The US forces stationed in the Philippines in 1942, faced an impossible task. The Japanese Imperial army had taken control of most of South East Asia and there would be no more relief supplies. General MacArthur focused his remaining troops into the Bataan Peninsula where they fought for their life for three months, to distract and delay the Japanese forces from taking the rest of Asia and ultimately Australia. After 30,000 were killed or wounded, 76,000 ended up surrendering with many dying on the Bataan death march.
Their deaths were necessary, in today’s terminology, to “flatten the curve”.
And it was in that setting that U.S. military chaplain William Thomas Cummings uttered the phrase “there are no atheists in foxholes” in a sermon, being the title of this blog.
We use this story for a few reasons. At the highest level, the word “war” is being used a lot this month. Perhaps the statistics above give us some perspective on what those before us have done to “flatten the curve”, and remind us that what we face today with requests to self-isolate are not on the same level of the sacrifice.
On a secondary level, relating to markets, it turns out that right wing governments, when faced with a crisis, as they should, turn to Keynesian stimulus (more on that later).
So where does one start with, this last month? We won’t start with the virus. There’s enough written on that already. Equity markets have literally not seen this in 100 years. Perhaps four stylised facts of the last month:
This hasn’t been a once a lifetime month, this has been a once in multiple lifetimes month. Part of the volatility this month has come from the abundance of new types of investors that emerged after the GFC.
We had alluded to our concerns about these new players in article we wrote a few years back, which have been borne out this month. Risk Parity funds in particular have struggled this month, with the travails of the largest, Bridgewater, discussed publically. Other large leveraged players in the equity market have likewise done poorly, with them becoming forced sellers exacerbating this decline.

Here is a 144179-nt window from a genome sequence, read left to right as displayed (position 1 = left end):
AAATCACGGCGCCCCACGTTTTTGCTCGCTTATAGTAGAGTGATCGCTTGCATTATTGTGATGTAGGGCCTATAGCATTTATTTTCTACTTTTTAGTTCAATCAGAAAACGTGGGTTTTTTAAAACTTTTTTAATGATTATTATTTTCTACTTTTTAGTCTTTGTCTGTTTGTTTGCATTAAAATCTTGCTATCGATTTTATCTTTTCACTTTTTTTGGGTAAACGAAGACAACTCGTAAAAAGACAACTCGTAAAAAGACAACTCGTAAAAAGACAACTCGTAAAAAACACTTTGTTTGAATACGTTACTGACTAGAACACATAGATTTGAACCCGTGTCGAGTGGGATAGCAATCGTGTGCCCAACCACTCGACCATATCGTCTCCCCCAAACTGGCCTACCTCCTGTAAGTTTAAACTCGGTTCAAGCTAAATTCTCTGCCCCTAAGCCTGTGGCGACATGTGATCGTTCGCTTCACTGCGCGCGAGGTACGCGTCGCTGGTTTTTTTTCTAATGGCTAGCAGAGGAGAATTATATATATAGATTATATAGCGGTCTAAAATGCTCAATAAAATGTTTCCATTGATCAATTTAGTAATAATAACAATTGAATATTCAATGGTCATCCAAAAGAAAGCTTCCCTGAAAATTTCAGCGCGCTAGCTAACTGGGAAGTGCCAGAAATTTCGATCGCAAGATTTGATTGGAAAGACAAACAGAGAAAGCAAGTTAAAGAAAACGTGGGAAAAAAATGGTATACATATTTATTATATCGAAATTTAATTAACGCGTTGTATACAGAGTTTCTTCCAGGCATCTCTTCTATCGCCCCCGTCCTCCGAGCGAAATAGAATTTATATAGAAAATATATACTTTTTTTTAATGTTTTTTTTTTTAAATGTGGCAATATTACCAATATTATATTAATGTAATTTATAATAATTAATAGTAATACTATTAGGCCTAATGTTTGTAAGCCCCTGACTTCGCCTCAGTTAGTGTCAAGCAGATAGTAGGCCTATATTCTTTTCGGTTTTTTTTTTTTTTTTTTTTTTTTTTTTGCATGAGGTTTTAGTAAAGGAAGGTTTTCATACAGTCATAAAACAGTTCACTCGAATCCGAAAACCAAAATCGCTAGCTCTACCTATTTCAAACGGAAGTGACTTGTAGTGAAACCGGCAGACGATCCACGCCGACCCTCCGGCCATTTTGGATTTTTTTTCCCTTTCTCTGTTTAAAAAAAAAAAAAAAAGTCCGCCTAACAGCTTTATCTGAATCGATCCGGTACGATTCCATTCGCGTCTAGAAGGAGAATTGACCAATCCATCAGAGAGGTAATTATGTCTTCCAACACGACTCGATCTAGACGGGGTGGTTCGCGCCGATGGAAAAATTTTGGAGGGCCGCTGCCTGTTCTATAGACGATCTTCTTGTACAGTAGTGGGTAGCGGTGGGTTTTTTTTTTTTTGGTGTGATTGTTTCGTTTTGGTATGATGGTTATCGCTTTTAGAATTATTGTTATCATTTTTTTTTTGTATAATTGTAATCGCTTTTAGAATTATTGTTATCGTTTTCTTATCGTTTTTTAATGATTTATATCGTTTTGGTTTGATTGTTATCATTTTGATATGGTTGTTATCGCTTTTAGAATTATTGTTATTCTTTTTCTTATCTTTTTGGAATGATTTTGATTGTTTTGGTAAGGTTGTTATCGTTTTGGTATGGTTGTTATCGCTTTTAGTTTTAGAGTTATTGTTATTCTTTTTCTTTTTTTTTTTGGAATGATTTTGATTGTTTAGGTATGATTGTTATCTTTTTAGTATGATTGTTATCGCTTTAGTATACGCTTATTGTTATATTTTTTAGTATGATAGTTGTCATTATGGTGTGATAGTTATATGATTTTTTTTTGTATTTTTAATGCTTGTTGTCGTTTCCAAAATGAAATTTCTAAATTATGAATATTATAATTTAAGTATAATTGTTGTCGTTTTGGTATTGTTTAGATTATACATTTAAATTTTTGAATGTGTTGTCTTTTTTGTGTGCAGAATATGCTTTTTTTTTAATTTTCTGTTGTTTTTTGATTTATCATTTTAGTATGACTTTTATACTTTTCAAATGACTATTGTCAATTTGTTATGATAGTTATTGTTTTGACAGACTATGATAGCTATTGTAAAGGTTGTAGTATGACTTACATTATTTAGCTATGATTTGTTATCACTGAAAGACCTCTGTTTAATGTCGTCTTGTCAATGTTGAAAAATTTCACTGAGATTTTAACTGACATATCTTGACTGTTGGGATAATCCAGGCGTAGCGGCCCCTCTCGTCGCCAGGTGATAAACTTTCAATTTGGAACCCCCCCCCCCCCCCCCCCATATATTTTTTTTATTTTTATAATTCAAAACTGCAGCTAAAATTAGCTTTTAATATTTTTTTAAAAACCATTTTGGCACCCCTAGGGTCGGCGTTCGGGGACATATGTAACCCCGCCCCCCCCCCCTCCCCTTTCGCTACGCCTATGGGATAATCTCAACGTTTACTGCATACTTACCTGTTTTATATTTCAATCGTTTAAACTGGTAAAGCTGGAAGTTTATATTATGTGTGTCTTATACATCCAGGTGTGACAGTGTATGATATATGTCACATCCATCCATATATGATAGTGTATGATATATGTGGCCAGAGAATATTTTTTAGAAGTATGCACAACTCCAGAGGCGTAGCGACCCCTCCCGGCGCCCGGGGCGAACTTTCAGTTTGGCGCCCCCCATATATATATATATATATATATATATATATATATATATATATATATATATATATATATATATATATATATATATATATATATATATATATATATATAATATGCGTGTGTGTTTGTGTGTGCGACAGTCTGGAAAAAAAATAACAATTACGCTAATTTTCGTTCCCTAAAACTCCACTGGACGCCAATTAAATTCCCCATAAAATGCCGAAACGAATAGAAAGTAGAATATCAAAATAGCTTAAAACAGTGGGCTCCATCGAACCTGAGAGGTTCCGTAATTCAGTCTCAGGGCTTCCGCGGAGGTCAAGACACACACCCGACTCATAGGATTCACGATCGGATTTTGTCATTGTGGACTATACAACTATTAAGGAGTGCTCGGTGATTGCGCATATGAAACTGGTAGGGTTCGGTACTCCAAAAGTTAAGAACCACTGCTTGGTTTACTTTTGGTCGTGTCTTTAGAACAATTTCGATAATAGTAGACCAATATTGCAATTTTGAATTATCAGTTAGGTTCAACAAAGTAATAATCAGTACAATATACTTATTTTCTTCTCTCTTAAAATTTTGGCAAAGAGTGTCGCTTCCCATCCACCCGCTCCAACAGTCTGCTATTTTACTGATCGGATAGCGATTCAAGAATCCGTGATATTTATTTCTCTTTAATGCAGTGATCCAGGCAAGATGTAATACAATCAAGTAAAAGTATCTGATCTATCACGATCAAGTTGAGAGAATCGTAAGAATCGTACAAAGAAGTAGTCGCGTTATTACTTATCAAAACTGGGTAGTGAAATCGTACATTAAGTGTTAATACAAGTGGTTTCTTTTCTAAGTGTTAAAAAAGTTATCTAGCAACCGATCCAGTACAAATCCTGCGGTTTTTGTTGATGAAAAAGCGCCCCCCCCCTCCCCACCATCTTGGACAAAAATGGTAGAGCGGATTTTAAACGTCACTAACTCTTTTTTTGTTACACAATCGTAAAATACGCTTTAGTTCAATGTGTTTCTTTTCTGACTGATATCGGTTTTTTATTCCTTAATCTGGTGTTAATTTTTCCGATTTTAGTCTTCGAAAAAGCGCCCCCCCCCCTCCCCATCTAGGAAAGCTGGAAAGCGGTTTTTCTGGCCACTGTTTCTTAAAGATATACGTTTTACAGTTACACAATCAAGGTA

WHERE TO NEXT?
Whilst we don’t know a great deal about virus epistemology, we do know a lot about how markets work. It is important to remember, as per the start of this blog, that markets have often faced great uncertainty about the future. Sitting in 1932, your future was uncertain; in 1940 ahead of World War II; in the GFC lows of 2008. So the event changes, but the reaction path is similar.
The first thing markets have to get comfort with is the event. This manifests itself in volatility. So volatility nearly always peaks before markets trough. Morgan Stanley has produced the chart below looking at all volatility events in the last 30 years (the index only goes that far back).
As can be seen, rarely do markets hit their lows with peak volatility. Because markets after they get comfortable with the event, have to get comfortable with the price.
Currently, it looks like the (US) market volatility peaked on Monday 16th March and at this stage, the market troughed on the 23rd about 8% below the levels of the 16th (I’ve inverted the market price below so it lines up with the increasing volatility).
At this stage we are more certain that we have seen the peak in volatility, than that we have seen the trough in the market. History says it often comes back for another go at the lows.
It would seem likely that we are in the later stages of this sell-off. Selling now is unlikely to be a good trade.
Real world data is consistent with this type of price action. China is returning to normal, so we have a timeline for “success” and Italy this week appears to have passed peak new cases. The Italian data suggests that China is not an anomaly in its path and that leads to life returning to some degree of normalcy in late April or early May for many countries.
Remembering that markets rally when news is getting “less bad” rather than “good” – they don’t wait for everything to be good to start rising again.
Having said all that, we believe the USA is a problem. A dysfunctional state, led by erratic leader, with a poor health system, we think the problems there could be larger and take longer to fix.
WHAT TO OWN
Lastly, on a personal note to readers, this has been a hugely stressful time for many families, including our own. Whilst it is hard to see it now, it will pass, even if the saying does at times seem glib. Humans are remarkably resilient and adaptable. If the climate crisis is everything we’re bad as a society, the virus is what we are good at responding to. It is an imminent threat, with obvious consequences.
If you look around, you see that markets and societies re-tool and adapt to the threat swiftly. Gin distilleries produce hand sanitizers; sleep disorder companies produce ventilators instead; nappy companies change production to produce masks.
The curve will flatten and life will return to some degree of normalcy.
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